It would be unfair to say Julie Sokolow is unknown in her own town, but she was only beginning to appear on the indie-scene radar here last year when her first album, Something About Violins, was released on the national-level indie Western Vinyl to a healthy dose of critical attention. A spate of local shows followed the full-length's release, and a Midwest tour over the summer accompanied a 7-inch vinyl split with Ohio artist Blake Miller.
Now she's settling back down a bit, which is perhaps for the best: The 20-year-old New Jersey transplant has things to juggle besides her nascent music career -- for example, a full class schedule at Pitt. "I'm trying to play fewer shows for now, because, you know ... school," she explains, equally apologetic and confident in her priorities.
In school, Sokolow majors in writing and psychology, which comes across in her music: Her lyrics, clearly the engine behind most of the songs, are self-examinations, tales of insecurities that most of us can relate to. While there's often an "other" in the picture, it's the self that's the true object of Sokolow's scrutiny.
It's Sokolow's recording techniques that stoke much of the interest in her, though. -- her work to this point has all been self-recorded at home using her iBook. There are, as one might imagine, minimalist aspects to the project, but what stands out is the depth that her production gives to the songs. The musical parts aren't particularly virtuosic, but the overlaying of multiple vocal and guitar tracks in addition to occasional keyboard and electronic sounds creates a complex set of harmonies that goes beyond most of what would traditionally be considered lo-fi without falling off into the world of Postal Service-type acts.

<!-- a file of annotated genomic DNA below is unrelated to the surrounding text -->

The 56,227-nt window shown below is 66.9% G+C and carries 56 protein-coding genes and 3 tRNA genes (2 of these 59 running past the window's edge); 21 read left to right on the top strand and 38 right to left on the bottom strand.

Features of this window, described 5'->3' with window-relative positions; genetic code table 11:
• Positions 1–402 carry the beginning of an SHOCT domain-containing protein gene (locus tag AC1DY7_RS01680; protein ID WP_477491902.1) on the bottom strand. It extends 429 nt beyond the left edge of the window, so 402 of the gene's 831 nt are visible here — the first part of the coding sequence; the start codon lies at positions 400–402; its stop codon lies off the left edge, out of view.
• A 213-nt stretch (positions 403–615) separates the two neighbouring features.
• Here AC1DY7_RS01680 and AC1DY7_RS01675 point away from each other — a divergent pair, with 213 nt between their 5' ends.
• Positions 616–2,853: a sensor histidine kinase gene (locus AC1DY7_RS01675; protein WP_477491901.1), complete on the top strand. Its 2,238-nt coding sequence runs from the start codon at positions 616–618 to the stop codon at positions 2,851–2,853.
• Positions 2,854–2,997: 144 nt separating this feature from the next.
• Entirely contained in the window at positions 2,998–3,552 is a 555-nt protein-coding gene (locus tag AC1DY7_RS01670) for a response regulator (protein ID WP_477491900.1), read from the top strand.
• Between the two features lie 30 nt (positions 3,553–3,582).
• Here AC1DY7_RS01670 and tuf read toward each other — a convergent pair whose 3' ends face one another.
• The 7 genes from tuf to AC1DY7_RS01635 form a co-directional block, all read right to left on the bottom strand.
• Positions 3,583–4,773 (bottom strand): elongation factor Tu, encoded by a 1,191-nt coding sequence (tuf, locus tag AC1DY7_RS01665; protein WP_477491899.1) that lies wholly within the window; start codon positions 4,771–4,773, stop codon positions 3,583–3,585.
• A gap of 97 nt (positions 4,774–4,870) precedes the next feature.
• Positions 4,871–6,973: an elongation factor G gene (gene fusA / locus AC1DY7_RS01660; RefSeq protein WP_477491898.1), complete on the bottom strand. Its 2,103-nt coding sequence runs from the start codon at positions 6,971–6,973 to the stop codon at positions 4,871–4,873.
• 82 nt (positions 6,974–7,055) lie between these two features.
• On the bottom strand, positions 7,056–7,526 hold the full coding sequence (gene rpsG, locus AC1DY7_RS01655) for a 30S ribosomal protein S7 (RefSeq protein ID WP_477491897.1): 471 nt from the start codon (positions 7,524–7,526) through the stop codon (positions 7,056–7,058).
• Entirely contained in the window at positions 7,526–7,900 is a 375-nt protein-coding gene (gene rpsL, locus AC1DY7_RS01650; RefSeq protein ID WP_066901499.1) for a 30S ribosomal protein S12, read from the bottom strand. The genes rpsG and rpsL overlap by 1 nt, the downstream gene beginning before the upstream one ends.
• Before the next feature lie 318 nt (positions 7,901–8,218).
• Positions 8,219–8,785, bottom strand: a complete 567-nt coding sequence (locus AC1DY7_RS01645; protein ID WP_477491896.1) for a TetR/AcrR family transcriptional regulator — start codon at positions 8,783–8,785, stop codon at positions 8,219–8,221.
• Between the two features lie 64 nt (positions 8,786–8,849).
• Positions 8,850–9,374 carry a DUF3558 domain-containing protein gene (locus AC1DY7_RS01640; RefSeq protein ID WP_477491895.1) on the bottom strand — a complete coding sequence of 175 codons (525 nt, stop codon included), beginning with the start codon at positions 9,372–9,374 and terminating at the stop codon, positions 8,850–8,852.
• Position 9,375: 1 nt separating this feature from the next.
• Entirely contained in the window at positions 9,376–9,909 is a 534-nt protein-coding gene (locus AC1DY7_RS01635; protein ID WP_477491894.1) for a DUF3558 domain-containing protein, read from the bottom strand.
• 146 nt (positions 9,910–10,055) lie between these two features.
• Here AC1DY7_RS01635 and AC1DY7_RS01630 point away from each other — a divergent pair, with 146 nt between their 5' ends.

Expect a more stripped-down sound live -- as a general rule, it's Sokolow and her guitar -- but even without the production tricks, the songs don't necessarily suffer. Her impressive vocal range and slight affectations bring to mind a less country-ish Jolie Holland, though perhaps it's coincidental: Sokolow herself is more likely to be found listening to Andrew Bird or The Microphones.
Sokolow says she's already recorded her next album and is shopping it to labels; it promises more of the same charming production with only slight aesthetic changes. "I got a new microphone, so I'm not using the built-in pinhole anymore," she says. "Otherwise, it's still me recording at 4 a.m. in my bedroom."
Julie Sokolow with Cedar Wall, Branches! and Raymond Morin. 8 p.m. Sun., Sept. 30. ModernFormations, 4919 Penn Ave., Garfield. 412-362-0274 or www.modernformations.com